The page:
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IU Maurer professor offers recommendations for reforming the NSA

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To prevent the National Security Agency’s continued illegal surveillance and collection of metadata on foreign and domestic individuals, legal scholar Fred Cate is recommending more transparency and increased monitoring.
 
Cate is a professor at the Indiana University Maurer School of Law and the director of the Indiana University Center for Applied Cybersecurity Research. He submitted a list of 10 recommendations to the President’s Review Group on Intelligence and Communications Technology in September.

“To be certain, many of the NSA’s activities must, in large part, be conducted in secret,” Cate wrote. “But this does not mean that those activities should be conducted free from effective oversight or that they should be immune from careful scrutiny as to whether their considerable costs are justified by appropriate benefits. Perhaps most importantly, they should not operate outside the law or be conducted in ways that are unnecessarily intrusive or costly or damaging – to personal privacy, to the U.S. economy, to the integrity and standing of the nation, or to the values that we purport to uphold.”

Among his recommendations, Cate is advocating for the establishment of an oversight agency, strengthening of the Foreign Intelligence Surveillance Court, and reducing secrecy by disclosing key information to the public.

Cate compared the oversight agency to an intelligence version of the Federal Reserve Board or the Government Accountability Office. It would help the NSA think more broadly about its activities and provide credible and apolitical monitoring of the NSA as well as advise the legislative and executive branches on compliance issues and areas of concern.

He also suggested that the oversight agency could provide security-cleared attorneys to appear before the Foreign Intelligence Surveillance Court to prevent the court from rubber-stamping NSA requests.

While acknowledging that some surveillance activities should be kept private, Cate recommended the NSA disclose the broad outlines of its activities to the public. Moreover, Congress should prohibit outright secret data systems, secret legal interpretations and secret assertions of government power.

 “In no event, ever, must (the) need for secrecy be allowed to justify the absence of oversight or accountability, especially concerning activities such as surveillance of U.S. persons that threaten fundamental rights and risk altering the basic balance between the government and the governed,” Cate wrote. “Whatever we think of the good intentions of the current leadership of the NSA, this is the surest way to the abuse of power and, ultimately, to tyranny.”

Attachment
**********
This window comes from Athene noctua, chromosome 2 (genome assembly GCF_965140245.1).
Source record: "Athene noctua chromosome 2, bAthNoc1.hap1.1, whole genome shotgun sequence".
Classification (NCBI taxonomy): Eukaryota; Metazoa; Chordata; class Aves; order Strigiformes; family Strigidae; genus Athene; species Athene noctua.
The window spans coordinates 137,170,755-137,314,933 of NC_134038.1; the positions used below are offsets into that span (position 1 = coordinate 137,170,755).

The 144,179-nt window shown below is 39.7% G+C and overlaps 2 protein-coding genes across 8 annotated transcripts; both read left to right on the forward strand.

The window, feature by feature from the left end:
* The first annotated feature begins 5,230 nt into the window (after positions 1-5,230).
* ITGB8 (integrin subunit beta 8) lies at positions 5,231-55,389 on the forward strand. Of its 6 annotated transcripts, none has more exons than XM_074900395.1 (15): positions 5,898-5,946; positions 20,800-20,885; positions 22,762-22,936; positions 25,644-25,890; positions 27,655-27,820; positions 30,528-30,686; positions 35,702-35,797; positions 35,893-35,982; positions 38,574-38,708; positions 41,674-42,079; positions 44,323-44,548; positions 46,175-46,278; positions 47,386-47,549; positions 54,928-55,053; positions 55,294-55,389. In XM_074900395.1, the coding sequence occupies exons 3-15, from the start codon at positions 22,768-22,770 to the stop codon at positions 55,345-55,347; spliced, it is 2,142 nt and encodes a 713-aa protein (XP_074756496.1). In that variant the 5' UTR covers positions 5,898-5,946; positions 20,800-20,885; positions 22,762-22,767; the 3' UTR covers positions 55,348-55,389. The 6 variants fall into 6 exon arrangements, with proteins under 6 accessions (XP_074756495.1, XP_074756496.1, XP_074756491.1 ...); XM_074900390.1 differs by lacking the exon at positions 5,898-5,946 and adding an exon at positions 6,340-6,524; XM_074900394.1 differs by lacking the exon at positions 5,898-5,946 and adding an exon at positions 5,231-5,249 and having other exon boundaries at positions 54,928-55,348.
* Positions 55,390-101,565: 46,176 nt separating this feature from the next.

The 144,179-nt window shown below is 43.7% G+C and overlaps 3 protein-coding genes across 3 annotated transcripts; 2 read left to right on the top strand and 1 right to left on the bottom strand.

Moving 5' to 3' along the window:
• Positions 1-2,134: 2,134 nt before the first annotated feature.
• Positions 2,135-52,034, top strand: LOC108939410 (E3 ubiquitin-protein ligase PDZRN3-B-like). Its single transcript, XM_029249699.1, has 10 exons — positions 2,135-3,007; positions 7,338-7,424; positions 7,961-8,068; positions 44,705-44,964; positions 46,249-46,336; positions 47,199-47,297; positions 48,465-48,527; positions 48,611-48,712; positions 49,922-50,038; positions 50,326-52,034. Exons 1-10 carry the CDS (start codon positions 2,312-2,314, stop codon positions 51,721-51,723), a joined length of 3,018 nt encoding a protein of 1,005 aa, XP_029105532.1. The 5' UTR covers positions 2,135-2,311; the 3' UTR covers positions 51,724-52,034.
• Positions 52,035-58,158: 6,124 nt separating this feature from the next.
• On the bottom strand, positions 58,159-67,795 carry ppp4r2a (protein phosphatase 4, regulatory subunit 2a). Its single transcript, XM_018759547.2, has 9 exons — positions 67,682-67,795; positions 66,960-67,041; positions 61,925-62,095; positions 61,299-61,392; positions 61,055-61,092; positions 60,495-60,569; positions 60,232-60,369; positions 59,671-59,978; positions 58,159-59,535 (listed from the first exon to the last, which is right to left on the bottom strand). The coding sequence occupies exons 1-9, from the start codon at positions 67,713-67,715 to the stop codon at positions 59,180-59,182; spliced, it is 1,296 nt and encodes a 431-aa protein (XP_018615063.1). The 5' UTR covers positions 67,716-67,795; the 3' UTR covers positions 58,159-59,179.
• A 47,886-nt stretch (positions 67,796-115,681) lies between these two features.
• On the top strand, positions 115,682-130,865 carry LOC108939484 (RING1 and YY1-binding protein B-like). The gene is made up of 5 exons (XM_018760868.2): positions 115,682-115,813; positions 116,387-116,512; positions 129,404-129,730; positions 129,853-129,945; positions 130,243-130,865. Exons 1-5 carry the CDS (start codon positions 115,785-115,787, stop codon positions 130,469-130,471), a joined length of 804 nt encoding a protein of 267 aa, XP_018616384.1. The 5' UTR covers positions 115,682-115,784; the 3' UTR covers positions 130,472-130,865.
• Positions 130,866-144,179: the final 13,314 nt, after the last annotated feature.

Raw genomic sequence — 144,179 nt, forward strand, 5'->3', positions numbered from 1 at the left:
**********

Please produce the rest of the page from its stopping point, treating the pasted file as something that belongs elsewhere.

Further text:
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  1. I have dealt with more than a few I-465 moat-protected government attorneys and even judges who just cannot seem to wrap their heads around the core of this 800 year old document. I guess monarchial privileges and powers corrupt still ..... from an academic website on this fantastic "treaty" between the King and the people ... "Enduring Principles of Liberty Magna Carta was written by a group of 13th-century barons to protect their rights and property against a tyrannical king. There are two principles expressed in Magna Carta that resonate to this day: "No freeman shall be taken, imprisoned, disseised, outlawed, banished, or in any way destroyed, nor will We proceed against or prosecute him, except by the lawful judgment of his peers or by the law of the land." "To no one will We sell, to no one will We deny or delay, right or justice." Inspiration for Americans During the American Revolution, Magna Carta served to inspire and justify action in liberty’s defense. The colonists believed they were entitled to the same rights as Englishmen, rights guaranteed in Magna Carta. They embedded those rights into the laws of their states and later into the Constitution and Bill of Rights. The Fifth Amendment to the Constitution ("no person shall . . . be deprived of life, liberty, or property, without due process of law.") is a direct descendent of Magna Carta's guarantee of proceedings according to the "law of the land." http://www.archives.gov/exhibits/featured_documents/magna_carta/

  2. I'm not sure what's more depressing: the fact that people would pay $35,000 per year to attend an unaccredited law school, or the fact that the same people "are hanging in there and willing to follow the dean’s lead in going forward" after the same school fails to gain accreditation, rendering their $70,000 and counting education worthless. Maybe it's a good thing these people can't sit for the bar.

  3. Such is not uncommon on law school startups. Students and faculty should tap Bruce Green, city attorney of Lufkin, Texas. He led a group of studnets and faculty and sued the ABA as a law student. He knows the ropes, has advised other law school startups. Very astute and principled attorney of unpopular clients, at least in his past, before Lufkin tapped him to run their show.

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  5. Aristotle said 350 bc: "The most hated sort, and with the greatest reason, is usury, which makes a gain out of money itself, and not from the natural object of it. For money was intended to be used in exchange, but not to increase at interest. And this term interest, which means the birth of money from money, is applied to the breeding of money because the offspring resembles the parent. Wherefore of an modes of getting wealth this is the most unnatural.

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